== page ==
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This Week's Walks - Archive

Please see the Saturday Walker's Club This Week's Walks page.

This is an archive of walks done by the Saturday Walker's Club. You should only need to use this page if the SWC website is down.

Blog Archive

Sunday, 4 March 2018

Sunday Walk - Pewsey Vale and Marlborough Downs: Pewsey Circular

Length: 26.1 km (16.2 mi) [shortcuts possible, see below]
Ascent/Descent:  370 m
Net Walking Time: ca. 6 hours
Toughness:  7 out of 10 

Take the 09.57 Plymouth train from Paddington (10.32 Reading), arriving Pewsey at 11.03.
Return trains: 16.11 (77 mins), 18.13 (77 mins) or 22.00 (88 mins) 
Buy a Pewsey return (the full undiscounted off-peak price is £39.20, but it’s of course cheaper with Railcards, and in any case cheaper if you buy separate return tickets London-Reading and Reading-Pewsey). !! For example, if you are using a Network Railcard, you buy a discounted London-Reading return and a separate off-peak Reading-Pewsey return for a total cost of £29.30 !! The costs are lower for other railcards. 
Advance Tickets shave off a few quid for all of these combinations, but they tie you to a fixed return train, of course. Your choice…

Exhilarating excursion through the solitude of the Vale of Pewsey, which separates the chalk upland of the North Wessex Downs to the north from that of Salisbury Plain to the south, including an ascent up the southerly hill chain of the Marlborough Downs, from where there are stunning far views in all directions over this land of wave-like hills, with its scarps, ridges and valleys. It is a mysterious landscape, full of pre-historic earthworks and hillforts as well as barrows – burial mounds of kings and warriors.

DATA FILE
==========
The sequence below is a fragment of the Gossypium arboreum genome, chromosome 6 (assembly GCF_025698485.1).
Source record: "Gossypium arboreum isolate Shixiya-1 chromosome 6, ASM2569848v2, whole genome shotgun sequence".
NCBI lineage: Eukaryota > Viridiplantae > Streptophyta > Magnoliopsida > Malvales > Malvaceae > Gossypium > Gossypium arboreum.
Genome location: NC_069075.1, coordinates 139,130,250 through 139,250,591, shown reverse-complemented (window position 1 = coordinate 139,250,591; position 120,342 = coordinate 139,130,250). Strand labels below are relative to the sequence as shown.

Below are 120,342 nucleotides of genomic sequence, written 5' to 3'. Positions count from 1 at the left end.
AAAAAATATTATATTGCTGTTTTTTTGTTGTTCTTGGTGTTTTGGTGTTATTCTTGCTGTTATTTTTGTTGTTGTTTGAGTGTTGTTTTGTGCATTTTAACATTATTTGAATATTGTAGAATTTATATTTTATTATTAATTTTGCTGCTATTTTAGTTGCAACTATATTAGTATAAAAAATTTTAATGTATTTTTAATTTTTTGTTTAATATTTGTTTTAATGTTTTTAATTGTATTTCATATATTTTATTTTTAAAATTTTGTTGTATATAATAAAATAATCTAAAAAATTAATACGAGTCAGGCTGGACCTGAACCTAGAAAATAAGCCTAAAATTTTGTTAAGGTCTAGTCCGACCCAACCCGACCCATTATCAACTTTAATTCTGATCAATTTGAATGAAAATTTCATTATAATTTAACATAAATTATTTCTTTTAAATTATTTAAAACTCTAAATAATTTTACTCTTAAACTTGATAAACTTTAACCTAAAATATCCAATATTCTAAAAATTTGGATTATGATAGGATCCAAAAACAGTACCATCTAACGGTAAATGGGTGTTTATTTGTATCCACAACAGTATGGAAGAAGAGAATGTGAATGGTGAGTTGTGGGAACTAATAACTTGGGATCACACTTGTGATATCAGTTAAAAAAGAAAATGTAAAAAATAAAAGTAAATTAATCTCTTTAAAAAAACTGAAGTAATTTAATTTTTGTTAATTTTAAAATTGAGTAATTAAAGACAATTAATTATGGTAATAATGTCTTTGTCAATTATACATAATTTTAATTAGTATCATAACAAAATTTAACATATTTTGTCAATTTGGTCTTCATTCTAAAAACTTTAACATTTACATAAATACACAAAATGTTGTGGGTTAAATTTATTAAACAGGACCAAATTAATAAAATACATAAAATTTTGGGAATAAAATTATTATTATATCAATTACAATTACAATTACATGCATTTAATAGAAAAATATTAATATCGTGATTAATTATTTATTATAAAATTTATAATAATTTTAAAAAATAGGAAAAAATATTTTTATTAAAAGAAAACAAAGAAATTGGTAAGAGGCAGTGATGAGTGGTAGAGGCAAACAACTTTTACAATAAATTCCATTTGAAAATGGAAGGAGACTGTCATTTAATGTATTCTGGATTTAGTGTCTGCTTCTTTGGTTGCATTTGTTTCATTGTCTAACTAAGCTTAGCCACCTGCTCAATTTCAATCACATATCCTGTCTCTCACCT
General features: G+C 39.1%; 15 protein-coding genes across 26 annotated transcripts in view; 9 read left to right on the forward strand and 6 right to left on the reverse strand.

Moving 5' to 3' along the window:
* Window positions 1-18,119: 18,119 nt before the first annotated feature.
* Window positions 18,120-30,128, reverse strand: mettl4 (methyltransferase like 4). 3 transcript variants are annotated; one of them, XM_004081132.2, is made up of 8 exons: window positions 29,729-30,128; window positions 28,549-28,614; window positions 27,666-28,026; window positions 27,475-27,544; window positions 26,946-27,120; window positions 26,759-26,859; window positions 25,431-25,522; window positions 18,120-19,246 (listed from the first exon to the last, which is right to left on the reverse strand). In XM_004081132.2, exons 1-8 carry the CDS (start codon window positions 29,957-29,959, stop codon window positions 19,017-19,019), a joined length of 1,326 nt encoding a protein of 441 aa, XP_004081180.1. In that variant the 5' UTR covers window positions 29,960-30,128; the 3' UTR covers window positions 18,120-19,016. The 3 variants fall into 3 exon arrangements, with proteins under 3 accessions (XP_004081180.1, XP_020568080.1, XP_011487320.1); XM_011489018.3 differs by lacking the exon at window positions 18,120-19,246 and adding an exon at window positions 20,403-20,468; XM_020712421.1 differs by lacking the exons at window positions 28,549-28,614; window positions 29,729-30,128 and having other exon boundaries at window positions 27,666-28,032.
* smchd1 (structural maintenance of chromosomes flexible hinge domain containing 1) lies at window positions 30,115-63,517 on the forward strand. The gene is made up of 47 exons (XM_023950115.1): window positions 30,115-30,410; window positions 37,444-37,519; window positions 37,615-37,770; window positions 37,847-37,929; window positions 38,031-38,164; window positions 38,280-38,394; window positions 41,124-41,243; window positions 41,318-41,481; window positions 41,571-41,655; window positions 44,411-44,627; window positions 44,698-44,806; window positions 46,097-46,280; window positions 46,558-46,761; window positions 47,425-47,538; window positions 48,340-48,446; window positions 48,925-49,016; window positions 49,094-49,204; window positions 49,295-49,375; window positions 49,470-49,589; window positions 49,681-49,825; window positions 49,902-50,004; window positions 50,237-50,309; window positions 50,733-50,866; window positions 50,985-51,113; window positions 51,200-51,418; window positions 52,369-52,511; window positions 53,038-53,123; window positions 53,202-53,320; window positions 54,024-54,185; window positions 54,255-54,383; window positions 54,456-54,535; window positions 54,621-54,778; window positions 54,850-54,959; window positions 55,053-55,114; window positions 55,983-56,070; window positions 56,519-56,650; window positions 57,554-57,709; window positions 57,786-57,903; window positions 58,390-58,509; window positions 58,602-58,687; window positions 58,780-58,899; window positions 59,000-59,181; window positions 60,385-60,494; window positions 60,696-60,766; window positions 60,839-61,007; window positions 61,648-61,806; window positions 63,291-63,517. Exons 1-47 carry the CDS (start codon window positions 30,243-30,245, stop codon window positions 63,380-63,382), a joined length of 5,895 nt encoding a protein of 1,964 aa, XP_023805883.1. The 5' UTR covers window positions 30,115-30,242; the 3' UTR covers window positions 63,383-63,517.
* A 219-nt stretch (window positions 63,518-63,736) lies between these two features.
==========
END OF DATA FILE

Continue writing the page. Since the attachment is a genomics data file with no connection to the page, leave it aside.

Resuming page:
After a scenic descent back into the Vale of Pewsey, a tea option exists in the hamlet of Honeystreet. Finally, an undemanding stretch along the Kennet & Avon Canal leads back to Pewsey. 

Two Shortcuts on the downs are possible: they reduce the walk by 3.5 km (2.1 mi) or 3.4 km (2.1 mi) and the rating to 6/10; or to 5/10 when walking both Shortcuts (19.2 km/305m height gain). See route map and pdf for details. 

Note 1:  this is not  Pewsey Circular (via Avebury), there are no standing stones on this walk.
Note 2: there is no lunch pub en route, so prepare for picnic on the Downs, then tea in Honeystreet and/or Pewsey.

For summary, walk directions, map, height profile, photos and gpx/kml files click here
The  en route café in Honeystreet is now shut due to being too successful (!!!), read here. 2 minutes away is The Barge Inn  (19.8 km/12.3 mi, food to 17.00), which used to market itself as ‘Crop Circle Central’ but seems to be a more serious enterprise these days. For the tea and dinner options en route to and in Pewsey check page 2 of the walk directions pdf. T=swc.127


Thomas G said...

What a day! You wait for years for a snowy walk, and here we finally got one.
From the train window (only slightly delayed), the hills didn't look to have that much snow cover at all, but then we encountered some knee-deep snow drifts on the first farm track beyond the Kennet & Avon Canal. Energy-sapping fun.